So it's that time of the year again and we are ensconced in our little log cabin in Sodwana Bay, excited for the next few weeks diving and taking photographs. This is one of the best times in Sodwana. The schools have gone back and the beach is now quiet, the dive boats are not packed and there is a relaxed air, a collective release of breath after a hectic Christmas season. Add to that the warm water, which makes the use of a wetsuit optional, and the generally hot and sunny weather and it's a sure winner. We have been coming to Sodwana for many years at this time. Each time is different, one of the amazing facts about Sodwana I have still not fathomed. The range of critters we find, always changing, never boring. After 30 years it still surprises and intrigues me. Maybe if I concentrated I could work out some of the changes are seasonal or weather related but to be honest I prefer the anticipation of not really knowing what to expect.
This blog is an opportunity to introduce you to the range of underwater treasures to be found in Sodwana Bay and a showcase for some of the underwater photography we have accumulated in the last 10 years from this fabulous destination. If this does not have you gasping to come and dive here then I don't know what will.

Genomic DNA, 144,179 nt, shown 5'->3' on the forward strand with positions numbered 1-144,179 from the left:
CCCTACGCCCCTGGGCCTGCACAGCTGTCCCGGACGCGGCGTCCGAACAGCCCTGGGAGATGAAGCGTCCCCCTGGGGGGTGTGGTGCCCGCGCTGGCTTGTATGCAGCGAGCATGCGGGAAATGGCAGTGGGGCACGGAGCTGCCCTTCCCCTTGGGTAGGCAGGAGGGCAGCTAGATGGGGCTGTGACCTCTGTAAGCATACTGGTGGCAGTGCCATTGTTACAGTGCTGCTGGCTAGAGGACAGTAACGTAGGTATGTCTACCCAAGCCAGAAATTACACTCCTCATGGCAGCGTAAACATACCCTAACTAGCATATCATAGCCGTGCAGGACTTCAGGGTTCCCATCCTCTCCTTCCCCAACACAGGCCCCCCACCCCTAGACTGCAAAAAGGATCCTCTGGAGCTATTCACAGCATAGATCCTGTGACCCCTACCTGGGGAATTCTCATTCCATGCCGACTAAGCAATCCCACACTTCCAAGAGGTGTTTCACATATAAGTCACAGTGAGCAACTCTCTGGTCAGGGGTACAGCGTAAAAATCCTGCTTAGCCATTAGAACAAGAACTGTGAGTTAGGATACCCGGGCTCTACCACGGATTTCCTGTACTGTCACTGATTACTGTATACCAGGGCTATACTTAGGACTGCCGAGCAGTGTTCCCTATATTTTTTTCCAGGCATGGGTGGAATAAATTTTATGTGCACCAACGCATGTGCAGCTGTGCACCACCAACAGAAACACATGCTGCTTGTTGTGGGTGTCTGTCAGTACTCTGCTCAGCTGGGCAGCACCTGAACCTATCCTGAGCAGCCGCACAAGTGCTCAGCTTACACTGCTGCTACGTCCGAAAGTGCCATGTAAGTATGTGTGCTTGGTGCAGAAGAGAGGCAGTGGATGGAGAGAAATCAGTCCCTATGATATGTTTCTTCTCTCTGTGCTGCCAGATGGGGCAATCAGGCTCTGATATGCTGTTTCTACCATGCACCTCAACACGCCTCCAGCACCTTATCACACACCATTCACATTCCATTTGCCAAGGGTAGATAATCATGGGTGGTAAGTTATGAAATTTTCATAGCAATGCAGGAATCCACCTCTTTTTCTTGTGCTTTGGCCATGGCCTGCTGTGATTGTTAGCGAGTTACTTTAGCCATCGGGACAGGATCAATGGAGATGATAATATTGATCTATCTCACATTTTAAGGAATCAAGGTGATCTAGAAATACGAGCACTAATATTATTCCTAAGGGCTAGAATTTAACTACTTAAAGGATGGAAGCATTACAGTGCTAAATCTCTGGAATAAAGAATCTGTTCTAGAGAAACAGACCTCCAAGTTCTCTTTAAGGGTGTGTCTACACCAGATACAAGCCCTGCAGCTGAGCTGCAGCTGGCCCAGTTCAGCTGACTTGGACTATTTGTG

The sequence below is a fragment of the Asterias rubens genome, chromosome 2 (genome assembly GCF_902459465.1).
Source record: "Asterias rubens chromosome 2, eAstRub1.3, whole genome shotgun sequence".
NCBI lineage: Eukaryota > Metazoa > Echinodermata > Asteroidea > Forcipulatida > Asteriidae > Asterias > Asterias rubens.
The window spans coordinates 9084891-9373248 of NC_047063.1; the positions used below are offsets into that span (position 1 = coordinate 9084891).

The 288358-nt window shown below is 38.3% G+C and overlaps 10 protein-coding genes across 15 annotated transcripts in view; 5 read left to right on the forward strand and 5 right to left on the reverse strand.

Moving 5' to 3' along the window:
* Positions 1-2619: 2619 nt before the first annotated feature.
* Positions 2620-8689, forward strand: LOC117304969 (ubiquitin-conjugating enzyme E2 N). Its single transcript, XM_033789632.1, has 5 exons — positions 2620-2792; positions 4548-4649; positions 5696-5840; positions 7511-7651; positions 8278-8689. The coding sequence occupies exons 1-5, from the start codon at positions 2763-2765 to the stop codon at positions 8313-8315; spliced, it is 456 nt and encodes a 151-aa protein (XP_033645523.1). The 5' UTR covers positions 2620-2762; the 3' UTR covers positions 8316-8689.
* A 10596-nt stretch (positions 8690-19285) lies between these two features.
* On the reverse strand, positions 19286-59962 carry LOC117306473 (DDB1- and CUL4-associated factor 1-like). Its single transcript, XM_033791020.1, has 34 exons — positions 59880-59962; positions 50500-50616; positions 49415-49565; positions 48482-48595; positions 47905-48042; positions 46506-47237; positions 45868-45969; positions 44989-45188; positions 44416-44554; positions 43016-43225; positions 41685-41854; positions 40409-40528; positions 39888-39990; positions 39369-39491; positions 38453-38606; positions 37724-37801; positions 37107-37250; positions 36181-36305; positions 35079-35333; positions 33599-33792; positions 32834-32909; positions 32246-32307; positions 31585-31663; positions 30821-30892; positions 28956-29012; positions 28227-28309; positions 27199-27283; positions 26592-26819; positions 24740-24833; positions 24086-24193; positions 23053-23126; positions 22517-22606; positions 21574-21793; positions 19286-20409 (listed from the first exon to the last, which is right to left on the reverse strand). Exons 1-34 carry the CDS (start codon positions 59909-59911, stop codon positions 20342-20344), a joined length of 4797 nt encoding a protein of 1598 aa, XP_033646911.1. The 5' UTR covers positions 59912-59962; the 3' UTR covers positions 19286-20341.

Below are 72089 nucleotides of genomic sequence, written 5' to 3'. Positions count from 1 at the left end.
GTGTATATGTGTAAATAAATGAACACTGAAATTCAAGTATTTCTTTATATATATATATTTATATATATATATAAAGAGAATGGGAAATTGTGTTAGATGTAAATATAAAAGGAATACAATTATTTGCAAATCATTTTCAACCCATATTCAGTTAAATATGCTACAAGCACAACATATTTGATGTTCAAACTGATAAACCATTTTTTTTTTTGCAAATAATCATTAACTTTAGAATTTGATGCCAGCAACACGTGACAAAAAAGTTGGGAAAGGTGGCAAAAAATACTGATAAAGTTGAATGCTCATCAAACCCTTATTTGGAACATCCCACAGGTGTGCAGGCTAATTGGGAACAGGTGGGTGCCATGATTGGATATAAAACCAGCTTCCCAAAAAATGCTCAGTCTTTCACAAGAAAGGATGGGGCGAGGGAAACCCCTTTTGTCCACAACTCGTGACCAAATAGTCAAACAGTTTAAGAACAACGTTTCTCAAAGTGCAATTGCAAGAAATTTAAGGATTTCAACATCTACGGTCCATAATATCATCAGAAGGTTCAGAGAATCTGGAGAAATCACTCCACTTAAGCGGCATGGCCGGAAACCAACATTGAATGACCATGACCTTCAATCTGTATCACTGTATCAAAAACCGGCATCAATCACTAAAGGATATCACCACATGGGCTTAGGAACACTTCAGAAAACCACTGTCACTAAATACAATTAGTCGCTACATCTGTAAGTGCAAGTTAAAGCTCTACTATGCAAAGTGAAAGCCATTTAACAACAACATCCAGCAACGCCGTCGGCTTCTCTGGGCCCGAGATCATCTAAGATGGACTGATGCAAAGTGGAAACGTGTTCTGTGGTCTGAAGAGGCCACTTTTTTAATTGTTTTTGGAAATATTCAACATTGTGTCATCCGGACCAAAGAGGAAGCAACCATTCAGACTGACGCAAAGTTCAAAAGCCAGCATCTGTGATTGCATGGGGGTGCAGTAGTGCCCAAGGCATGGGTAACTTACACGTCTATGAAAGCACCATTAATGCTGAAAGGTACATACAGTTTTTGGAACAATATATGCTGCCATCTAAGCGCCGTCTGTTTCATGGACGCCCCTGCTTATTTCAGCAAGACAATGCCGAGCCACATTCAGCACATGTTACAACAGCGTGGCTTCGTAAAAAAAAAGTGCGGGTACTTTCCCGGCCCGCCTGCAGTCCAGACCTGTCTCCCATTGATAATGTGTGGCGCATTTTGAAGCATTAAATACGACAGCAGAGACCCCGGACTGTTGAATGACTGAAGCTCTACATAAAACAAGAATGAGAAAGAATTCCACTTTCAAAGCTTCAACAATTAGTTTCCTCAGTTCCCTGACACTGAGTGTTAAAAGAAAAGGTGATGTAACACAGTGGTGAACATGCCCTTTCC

The Sodwana reefs are generally described by the distance from the bay at Jesser point to the dive site although this runs parallel with the coast running north and so you are never far from shore. Depths range on average from 12 to 35 m.
The reefs at 2 mile remain as pristine today as I remember them when we started diving here back in 1984. 2 mile constantly amazes me, with the delicate plate corals and staghorns still beautifully silhouetted despite the huge through put of divers. It remains a beautiful and world class underwater landscape. I always feel macro is not the strength of 2 mile (apart from Bikini and Stringer of course) but in fact, on the occasions we have taken photographic prizes, it has been most often shot on 2 mile so there you go. The snappers at Anton's are always worth a visit as is Simons cave.
I think perhaps I am less enthusiastic about 2 mile because it is shallow and there is often a bit of surge especially on the second dive. Surge is not my friend in macro although Dudley is less affected with wide angle. It is additionally the scene of our biggest insurance claim when my housed DSLR camera and strobes were swept away in a current. It was never found and we were briefly classified as uninsurable after this claim which may give you an idea of the extent of the loss! Reef sharks and turtles are frequent visitors to 2 mile and I remember seeing a huge ragged toothed shark glide by while we were frantically searching for the lost rig. Bonus!
I cannot help but have a soft spot for this generous reef. It is deeper and so there is often less surge here than elsewhere and so it is a good bad weather destination. It is a flat reef with a long ledge full of cleaning stations and macro life. The fish queue up to be cleaned by dancing shrimps, boxer shrimps and cleaner shrimps. They will happily clean your fingers too if you wait your turn.